"We want the Church to be at the forefront of change, not decades behind," says co-editor Stephen Goddard. "We hope that, through reading Ship of Fools, our readers will laugh deeper, study deeper, talk deeper, believe deeper - and then reach out, touch their computer monitor for a blessing and send us the entire content of their wallets."
He's joking, but only just: financing web-based ministries isn't easy, as internet users expect everything to be free of charge.
Make an impact
Tapping into the potential of the global Church was the main goal in setting up World Wide Open, a free online social networking tool that helps connect and empower Christians, churches and organisations to make an impact. "Many in the Church have seen how the internet can be used to help us communicate the Gospel," says Director Sam Melvin.
"There are a billion of us walking around the world, and God has given us the resources, knowledge and power to transform the world."
Through World Wide Open, Sam has come across some inventive new ministries, such as the youth workers in Texas who discovered a series of Bible studies posted online by a Young Life leader in Northern California. By downloading them, they had more time to spend with kids and less time preparing lessons.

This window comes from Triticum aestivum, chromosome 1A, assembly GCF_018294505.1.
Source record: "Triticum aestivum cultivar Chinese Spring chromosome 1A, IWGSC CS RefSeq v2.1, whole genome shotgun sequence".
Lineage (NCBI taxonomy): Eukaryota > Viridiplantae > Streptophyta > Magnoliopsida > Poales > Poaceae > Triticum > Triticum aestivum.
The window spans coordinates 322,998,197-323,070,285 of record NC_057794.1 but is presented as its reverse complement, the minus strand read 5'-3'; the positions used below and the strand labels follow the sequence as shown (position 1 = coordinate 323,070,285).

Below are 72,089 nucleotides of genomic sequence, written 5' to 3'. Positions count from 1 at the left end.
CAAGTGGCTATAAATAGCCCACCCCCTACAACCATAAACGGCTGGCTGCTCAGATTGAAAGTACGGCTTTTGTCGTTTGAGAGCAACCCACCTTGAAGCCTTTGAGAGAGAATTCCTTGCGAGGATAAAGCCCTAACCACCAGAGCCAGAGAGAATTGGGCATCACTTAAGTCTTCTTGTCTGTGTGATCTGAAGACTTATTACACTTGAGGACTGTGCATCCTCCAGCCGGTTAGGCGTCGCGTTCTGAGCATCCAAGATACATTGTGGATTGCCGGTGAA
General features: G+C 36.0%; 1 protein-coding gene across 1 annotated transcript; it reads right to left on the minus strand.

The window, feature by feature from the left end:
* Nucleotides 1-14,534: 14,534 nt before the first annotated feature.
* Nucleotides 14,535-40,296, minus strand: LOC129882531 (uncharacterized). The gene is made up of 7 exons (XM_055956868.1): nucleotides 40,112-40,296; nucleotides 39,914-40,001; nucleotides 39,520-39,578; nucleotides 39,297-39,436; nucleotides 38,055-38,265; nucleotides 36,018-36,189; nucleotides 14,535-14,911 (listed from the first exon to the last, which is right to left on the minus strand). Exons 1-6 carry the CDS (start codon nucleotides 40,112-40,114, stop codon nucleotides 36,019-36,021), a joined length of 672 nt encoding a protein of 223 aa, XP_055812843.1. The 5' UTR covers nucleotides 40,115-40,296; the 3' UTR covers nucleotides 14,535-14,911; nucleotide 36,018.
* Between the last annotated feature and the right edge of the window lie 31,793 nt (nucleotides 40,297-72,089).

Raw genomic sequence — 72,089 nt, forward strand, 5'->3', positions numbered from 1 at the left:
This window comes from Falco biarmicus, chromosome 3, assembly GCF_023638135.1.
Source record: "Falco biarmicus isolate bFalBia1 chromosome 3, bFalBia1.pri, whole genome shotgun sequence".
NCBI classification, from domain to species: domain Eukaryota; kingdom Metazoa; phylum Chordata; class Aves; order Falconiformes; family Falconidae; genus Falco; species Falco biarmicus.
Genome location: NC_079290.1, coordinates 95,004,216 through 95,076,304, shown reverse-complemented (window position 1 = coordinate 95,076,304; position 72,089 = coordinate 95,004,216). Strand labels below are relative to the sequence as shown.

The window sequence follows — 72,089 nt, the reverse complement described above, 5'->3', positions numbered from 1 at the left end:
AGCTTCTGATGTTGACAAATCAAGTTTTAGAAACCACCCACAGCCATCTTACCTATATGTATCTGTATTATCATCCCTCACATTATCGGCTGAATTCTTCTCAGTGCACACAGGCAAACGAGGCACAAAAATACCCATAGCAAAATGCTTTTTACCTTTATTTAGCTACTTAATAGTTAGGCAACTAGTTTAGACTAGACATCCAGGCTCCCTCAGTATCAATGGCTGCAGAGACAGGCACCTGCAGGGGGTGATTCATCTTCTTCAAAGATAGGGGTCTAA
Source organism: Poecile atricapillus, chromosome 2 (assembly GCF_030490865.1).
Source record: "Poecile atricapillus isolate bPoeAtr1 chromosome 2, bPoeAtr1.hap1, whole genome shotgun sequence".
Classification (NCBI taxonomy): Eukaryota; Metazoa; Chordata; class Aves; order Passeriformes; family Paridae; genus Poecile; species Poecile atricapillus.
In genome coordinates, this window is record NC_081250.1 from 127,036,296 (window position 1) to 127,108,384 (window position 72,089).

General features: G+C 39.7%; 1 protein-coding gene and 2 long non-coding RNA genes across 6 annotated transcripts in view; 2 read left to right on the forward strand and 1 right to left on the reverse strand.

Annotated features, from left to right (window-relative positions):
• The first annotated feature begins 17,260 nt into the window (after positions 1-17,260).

And then there's These Numbers Have Faces, a charity that provides scholarships to youth in a township outside of Cape Town. "They were contacted through World Wide Open by another non-profit that happened to be providing tutors and mentors to the same group of students," says Sam. "They didn't know of each other's existence before meeting on World Wide Open and are now sharing and leveraging each other's connections and resources."
In addition to social networking, the internet offers several ways to communicate personally. University of Cambridge Chaplain Maggie Dawn says that web logs, or blogs, are a particularly relational form of writing. "It's present tense, written today about what I'm thinking about right now, and it connects with readers who also are picking it up as something that they relate to now," she says. "You end up feeling as if you're the vicar of your blog parish. People make return visits and they talk to each other in the comment section. That's why blogs can be capitalised on as a particular form of writing in the new media that works brilliantly within the kingdom of God."